[racket] Scribble in continue

From: Eli Barzilay (eli at barzilay.org)
Date: Fri Oct 1 11:14:26 EDT 2010

Three minutes ago, Stephen De Gabrielle wrote:
> I meant the @ syntax just like your example, but I was thinking of
> the @syntax being entered by the user via the browser

That's a really good idea, and if you do that we can definitely use
it.  We've been looking for a while for some wiki solution, and IMO
the scribble syntax has a good balance between being convenient enough
to be considered almost markdown, yet formal enough to not suffer from
various markdown diseases (you can see these when you get to some
cornder cases, and the syntax becomes very complex, or just see any
wikipedia source -- the convenient lightweight wiki language has long
ago turned into a massive pile of ad-hoc syntaxes and templates, which
you can only use by copy+pasting examples if you want to keep your

However, the actual documentation system is way to heavy for a quick
wiki blurb -- most definitely not something that people can learn in
the 10 seconds they'll allocate to glancing at the help blurb when
they type a quick comment.  That's in addition to it being slow enough
that you don't want to use it to render pages dynamically.  So IMO
going in this direction (using the syntax only) is a good idea.

Note that the Scribble syntax has a convenient shortcut for quoted
(and quasiquoted and unquoted etc) forms.  For example,

  @[email protected][email protected]{...}}

will work fine.

But there is a major problem with xexprs.  The whole quoted/unquoted
context makes it very difficult to know where you currently are.  As
an example, at some point in the past the PLT web pages had a bunch


because 'nbsp was used deep inside some already quoted xexpr.

Another problem is that xexprs are picky about the kind of data that
goes into them.  You can't just have a list somewhere, and that makes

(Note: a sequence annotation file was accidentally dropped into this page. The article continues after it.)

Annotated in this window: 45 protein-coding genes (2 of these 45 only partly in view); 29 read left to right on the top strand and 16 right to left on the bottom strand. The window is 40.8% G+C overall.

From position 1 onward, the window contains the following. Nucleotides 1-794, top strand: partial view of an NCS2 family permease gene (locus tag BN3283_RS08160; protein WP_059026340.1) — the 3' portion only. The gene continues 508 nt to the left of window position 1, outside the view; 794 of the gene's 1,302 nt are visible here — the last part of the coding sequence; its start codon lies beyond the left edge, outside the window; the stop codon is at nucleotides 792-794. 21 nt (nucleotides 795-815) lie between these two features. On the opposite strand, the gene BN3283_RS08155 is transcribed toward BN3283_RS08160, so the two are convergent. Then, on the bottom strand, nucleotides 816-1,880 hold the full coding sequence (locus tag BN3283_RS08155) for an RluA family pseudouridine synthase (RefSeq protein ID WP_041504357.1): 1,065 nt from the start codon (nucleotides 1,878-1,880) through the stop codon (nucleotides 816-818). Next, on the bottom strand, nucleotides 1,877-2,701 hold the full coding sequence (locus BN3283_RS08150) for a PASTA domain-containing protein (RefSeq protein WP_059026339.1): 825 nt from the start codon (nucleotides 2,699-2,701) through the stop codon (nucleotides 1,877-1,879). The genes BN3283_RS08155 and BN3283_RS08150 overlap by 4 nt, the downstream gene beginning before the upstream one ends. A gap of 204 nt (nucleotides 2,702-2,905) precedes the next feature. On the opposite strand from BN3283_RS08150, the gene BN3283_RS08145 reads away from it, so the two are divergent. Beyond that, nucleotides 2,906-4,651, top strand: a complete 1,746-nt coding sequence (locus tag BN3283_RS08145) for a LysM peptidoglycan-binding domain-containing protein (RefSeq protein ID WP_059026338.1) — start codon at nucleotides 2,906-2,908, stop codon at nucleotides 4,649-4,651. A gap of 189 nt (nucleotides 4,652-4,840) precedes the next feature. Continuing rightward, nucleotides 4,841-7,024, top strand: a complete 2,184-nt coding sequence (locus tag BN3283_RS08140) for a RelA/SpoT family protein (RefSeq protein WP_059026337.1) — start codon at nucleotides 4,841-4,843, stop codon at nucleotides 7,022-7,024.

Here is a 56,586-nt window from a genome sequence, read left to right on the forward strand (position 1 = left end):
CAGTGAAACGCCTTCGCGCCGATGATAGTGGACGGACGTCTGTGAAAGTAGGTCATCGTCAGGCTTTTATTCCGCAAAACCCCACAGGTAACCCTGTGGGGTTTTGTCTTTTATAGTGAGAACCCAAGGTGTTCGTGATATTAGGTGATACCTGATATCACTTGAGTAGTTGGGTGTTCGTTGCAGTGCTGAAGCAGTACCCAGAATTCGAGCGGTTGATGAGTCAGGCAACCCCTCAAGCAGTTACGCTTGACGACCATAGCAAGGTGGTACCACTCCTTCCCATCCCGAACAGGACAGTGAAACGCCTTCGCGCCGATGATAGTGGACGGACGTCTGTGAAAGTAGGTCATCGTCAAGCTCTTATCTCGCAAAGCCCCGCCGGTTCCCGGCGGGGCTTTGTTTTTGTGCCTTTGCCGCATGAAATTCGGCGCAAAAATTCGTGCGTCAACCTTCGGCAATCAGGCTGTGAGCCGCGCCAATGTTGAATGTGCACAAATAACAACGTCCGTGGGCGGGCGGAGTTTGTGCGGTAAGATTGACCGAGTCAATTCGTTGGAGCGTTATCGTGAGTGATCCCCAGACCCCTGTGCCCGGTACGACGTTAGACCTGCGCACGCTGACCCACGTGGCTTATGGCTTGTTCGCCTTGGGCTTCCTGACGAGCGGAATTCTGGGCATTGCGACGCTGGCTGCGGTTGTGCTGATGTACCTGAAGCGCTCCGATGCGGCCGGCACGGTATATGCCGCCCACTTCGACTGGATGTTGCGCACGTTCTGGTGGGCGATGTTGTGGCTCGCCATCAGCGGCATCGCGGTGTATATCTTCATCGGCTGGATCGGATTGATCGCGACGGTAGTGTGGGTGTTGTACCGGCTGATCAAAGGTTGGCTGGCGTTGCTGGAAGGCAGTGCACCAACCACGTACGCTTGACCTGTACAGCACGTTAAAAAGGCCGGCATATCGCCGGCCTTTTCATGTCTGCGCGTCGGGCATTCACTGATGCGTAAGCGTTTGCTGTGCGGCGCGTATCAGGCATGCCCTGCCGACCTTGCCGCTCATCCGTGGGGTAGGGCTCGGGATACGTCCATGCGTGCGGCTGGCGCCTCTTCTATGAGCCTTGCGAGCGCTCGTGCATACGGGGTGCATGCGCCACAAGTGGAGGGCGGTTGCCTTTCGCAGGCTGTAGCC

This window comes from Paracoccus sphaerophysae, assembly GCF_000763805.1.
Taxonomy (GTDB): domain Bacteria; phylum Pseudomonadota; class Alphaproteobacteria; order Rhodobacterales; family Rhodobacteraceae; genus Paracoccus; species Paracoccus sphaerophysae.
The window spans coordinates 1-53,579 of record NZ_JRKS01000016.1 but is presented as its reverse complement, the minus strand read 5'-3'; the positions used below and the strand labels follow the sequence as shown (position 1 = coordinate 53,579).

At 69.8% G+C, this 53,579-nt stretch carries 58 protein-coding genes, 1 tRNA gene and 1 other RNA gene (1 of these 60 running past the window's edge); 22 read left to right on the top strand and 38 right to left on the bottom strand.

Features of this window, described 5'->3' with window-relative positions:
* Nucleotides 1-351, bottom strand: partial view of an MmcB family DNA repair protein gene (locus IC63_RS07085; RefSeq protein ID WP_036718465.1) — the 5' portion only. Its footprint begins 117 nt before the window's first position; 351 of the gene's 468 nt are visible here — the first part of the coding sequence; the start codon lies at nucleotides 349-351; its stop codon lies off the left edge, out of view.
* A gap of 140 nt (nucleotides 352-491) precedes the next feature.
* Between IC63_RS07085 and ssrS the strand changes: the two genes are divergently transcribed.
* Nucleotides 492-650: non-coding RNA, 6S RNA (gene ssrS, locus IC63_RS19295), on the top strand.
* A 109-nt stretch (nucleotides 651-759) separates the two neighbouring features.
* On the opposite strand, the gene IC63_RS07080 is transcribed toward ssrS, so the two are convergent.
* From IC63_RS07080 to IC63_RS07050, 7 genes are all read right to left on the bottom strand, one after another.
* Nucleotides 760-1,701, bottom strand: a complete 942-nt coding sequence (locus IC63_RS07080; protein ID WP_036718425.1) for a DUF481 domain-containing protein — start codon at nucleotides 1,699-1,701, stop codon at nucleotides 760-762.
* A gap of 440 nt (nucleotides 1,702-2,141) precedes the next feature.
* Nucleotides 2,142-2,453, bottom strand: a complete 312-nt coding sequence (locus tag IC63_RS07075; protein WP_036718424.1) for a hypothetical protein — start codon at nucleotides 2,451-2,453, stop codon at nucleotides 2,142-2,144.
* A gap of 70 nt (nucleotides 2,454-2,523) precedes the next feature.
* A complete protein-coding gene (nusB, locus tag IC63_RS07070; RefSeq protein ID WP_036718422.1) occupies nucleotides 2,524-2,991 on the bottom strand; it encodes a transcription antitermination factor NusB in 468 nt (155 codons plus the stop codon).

you run into all kinds of complex situations -- one common byproduct
is using `apply append' too much; anothert common result is returning
`(span ...) because the result of a function is expected to be a
single xexpr, or returning `((p "blah")) because it's expected to be
multiple expressions.

I solved both of these problems by making a (yet another) new kind of
xml representation, but the new thing is how it's used.  Instead of
abusing quotes, it's all just functions.  So instead of

  `(foo ([blah "blah"]) "bar")

you use

  (foo blah: "blah" "bar")

(I used `keywords:' to keep them separate from racket keywords.)  The
main thing here is that `foo' is a function -- so when you nest them
you nest function calls, which means that you never need to remember
if it's quoted or not.  Even better, when you need to change
something, you can define new functions that behave just the same --
so instead of doing new markup which is awkward to use:

  (define (path . body) `(b (tt "\"" , at body "\"")))
  (define my-page `(html ... (body "Here is " ,(path "x.rkt") ...)))

you just make up a new function:

  (define (path . body) (b (apply tt `("\"" , at body "\""))))
  (define my-page (html ... (body "Here is " (path "x.rkt") ...)))

and to avoid the list problem, I made it so if there's a list, its
contents is rendered, so there's no need to do any flattening:

  (define (path . body) (b (tt "\"" body "\"")))
  (define my-page (html ... (body "Here is " (path "x.rkt") ...)))

and with scribble syntax:

  (define @[email protected]} @[email protected]{"@body"}})
  (define my-page @html{ ... @body{Here is @path{x.rkt} ...}})

You can see all of this in the web page sources -- in
collects/meta/web.  It's close to being useful as a library, the main
thing that I need to do is document it.  If you do a wiki based on
this, it will definitely be a strong motivator to finally doing it.

          ((lambda (x) (x x)) (lambda (x) (x x)))          Eli Barzilay:
                    http://barzilay.org/                   Maze is Life!

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